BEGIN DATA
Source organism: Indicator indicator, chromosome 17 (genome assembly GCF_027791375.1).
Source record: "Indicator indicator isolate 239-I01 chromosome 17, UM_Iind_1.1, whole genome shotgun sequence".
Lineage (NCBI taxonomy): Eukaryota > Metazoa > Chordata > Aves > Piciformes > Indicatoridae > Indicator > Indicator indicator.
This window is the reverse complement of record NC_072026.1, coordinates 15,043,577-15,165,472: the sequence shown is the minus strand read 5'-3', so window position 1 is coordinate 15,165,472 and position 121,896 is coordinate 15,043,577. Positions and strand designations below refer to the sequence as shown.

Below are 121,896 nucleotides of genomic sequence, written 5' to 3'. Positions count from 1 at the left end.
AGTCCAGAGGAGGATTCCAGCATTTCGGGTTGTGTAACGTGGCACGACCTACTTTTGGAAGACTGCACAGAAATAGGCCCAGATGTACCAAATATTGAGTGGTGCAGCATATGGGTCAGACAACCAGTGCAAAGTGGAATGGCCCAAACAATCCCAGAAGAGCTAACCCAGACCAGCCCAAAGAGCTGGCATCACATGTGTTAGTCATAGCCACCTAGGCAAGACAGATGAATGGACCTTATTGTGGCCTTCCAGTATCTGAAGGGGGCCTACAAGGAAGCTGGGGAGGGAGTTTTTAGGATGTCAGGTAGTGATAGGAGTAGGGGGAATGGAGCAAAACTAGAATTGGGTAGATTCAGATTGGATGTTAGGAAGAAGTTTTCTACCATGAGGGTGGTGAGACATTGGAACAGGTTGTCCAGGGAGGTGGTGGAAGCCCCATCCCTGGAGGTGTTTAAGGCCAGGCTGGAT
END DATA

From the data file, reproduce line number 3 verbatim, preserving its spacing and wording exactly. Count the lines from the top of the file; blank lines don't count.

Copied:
Lineage (NCBI taxonomy): Eukaryota > Metazoa > Chordata > Aves > Piciformes > Indicatoridae > Indicator > Indicator indicator.